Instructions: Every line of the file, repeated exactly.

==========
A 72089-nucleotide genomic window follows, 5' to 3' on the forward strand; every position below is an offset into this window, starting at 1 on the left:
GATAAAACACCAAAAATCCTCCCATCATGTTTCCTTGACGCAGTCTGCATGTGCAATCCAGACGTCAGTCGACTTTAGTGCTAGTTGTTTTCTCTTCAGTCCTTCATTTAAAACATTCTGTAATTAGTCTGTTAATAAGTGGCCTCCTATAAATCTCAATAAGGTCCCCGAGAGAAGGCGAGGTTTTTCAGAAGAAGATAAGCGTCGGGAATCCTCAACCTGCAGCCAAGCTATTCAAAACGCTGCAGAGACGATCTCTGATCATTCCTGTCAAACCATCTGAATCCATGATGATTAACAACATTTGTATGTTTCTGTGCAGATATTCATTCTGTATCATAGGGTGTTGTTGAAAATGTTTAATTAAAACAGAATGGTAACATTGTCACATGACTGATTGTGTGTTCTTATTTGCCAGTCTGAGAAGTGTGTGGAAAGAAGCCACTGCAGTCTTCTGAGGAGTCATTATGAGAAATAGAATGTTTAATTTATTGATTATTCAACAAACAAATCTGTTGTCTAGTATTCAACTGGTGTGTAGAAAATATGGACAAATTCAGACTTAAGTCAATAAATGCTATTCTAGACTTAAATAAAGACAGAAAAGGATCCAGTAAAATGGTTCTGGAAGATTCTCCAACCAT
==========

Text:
A 72089-nucleotide genomic window follows, 5' to 3' on the forward strand; every position below is an offset into this window, starting at 1 on the left:
GATAAAACACCAAAAATCCTCCCATCATGTTTCCTTGACGCAGTCTGCATGTGCAATCCAGACGTCAGTCGACTTTAGTGCTAGTTGTTTTCTCTTCAGTCCTTCATTTAAAACATTCTGTAATTAGTCTGTTAATAAGTGGCCTCCTATAAATCTCAATAAGGTCCCCGAGAGAAGGCGAGGTTTTTCAGAAGAAGATAAGCGTCGGGAATCCTCAACCTGCAGCCAAGCTATTCAAAACGCTGCAGAGACGATCTCTGATCATTCCTGTCAAACCATCTGAATCCATGATGATTAACAACATTTGTATGTTTCTGTGCAGATATTCATTCTGTATCATAGGGTGTTGTTGAAAATGTTTAATTAAAACAGAATGGTAACATTGTCACATGACTGATTGTGTGTTCTTATTTGCCAGTCTGAGAAGTGTGTGGAAAGAAGCCACTGCAGTCTTCTGAGGAGTCATTATGAGAAATAGAATGTTTAATTTATTGATTATTCAACAAACAAATCTGTTGTCTAGTATTCAACTGGTGTGTAGAAAATATGGACAAATTCAGACTTAAGTCAATAAATGCTATTCTAGACTTAAATAAAGACAGAAAAGGATCCAGTAAAATGGTTCTGGAAGATTCTCCAACCAT